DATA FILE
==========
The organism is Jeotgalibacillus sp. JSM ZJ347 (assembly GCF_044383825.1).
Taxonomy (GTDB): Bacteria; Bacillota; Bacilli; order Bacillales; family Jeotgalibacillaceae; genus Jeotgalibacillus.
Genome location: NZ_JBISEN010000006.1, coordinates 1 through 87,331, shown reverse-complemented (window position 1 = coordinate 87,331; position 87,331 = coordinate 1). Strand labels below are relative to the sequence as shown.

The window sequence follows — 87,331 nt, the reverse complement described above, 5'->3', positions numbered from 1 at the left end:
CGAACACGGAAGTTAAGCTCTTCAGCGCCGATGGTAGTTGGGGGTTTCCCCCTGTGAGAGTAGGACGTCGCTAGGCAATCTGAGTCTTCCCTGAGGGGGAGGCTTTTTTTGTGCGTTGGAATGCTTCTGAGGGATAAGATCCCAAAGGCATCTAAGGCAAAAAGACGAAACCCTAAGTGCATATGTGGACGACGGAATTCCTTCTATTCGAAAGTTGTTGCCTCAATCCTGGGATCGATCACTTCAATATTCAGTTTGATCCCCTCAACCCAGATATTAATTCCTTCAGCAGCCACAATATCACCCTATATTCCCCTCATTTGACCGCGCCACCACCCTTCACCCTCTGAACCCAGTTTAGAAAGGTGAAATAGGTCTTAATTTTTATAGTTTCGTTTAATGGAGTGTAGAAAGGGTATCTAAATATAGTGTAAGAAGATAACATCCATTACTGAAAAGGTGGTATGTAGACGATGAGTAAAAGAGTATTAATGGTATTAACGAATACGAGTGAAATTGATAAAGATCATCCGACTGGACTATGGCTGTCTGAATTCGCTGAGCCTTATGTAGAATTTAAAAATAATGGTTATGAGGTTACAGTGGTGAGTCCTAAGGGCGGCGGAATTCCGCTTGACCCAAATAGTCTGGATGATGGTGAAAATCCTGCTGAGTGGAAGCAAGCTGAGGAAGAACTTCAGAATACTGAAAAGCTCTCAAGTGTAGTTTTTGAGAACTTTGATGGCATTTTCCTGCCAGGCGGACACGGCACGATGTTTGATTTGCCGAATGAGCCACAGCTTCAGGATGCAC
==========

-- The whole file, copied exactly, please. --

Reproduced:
The organism is Jeotgalibacillus sp. JSM ZJ347 (assembly GCF_044383825.1).
Taxonomy (GTDB): Bacteria; Bacillota; Bacilli; order Bacillales; family Jeotgalibacillaceae; genus Jeotgalibacillus.
Genome location: NZ_JBISEN010000006.1, coordinates 1 through 87,331, shown reverse-complemented (window position 1 = coordinate 87,331; position 87,331 = coordinate 1). Strand labels below are relative to the sequence as shown.

The window sequence follows — 87,331 nt, the reverse complement described above, 5'->3', positions numbered from 1 at the left end:
CGAACACGGAAGTTAAGCTCTTCAGCGCCGATGGTAGTTGGGGGTTTCCCCCTGTGAGAGTAGGACGTCGCTAGGCAATCTGAGTCTTCCCTGAGGGGGAGGCTTTTTTTGTGCGTTGGAATGCTTCTGAGGGATAAGATCCCAAAGGCATCTAAGGCAAAAAGACGAAACCCTAAGTGCATATGTGGACGACGGAATTCCTTCTATTCGAAAGTTGTTGCCTCAATCCTGGGATCGATCACTTCAATATTCAGTTTGATCCCCTCAACCCAGATATTAATTCCTTCAGCAGCCACAATATCACCCTATATTCCCCTCATTTGACCGCGCCACCACCCTTCACCCTCTGAACCCAGTTTAGAAAGGTGAAATAGGTCTTAATTTTTATAGTTTCGTTTAATGGAGTGTAGAAAGGGTATCTAAATATAGTGTAAGAAGATAACATCCATTACTGAAAAGGTGGTATGTAGACGATGAGTAAAAGAGTATTAATGGTATTAACGAATACGAGTGAAATTGATAAAGATCATCCGACTGGACTATGGCTGTCTGAATTCGCTGAGCCTTATGTAGAATTTAAAAATAATGGTTATGAGGTTACAGTGGTGAGTCCTAAGGGCGGCGGAATTCCGCTTGACCCAAATAGTCTGGATGATGGTGAAAATCCTGCTGAGTGGAAGCAAGCTGAGGAAGAACTTCAGAATACTGAAAAGCTCTCAAGTGTAGTTTTTGAGAACTTTGATGGCATTTTCCTGCCAGGCGGACACGGCACGATGTTTGATTTGCCGAATGAGCCACAGCTTCAGGATGCAC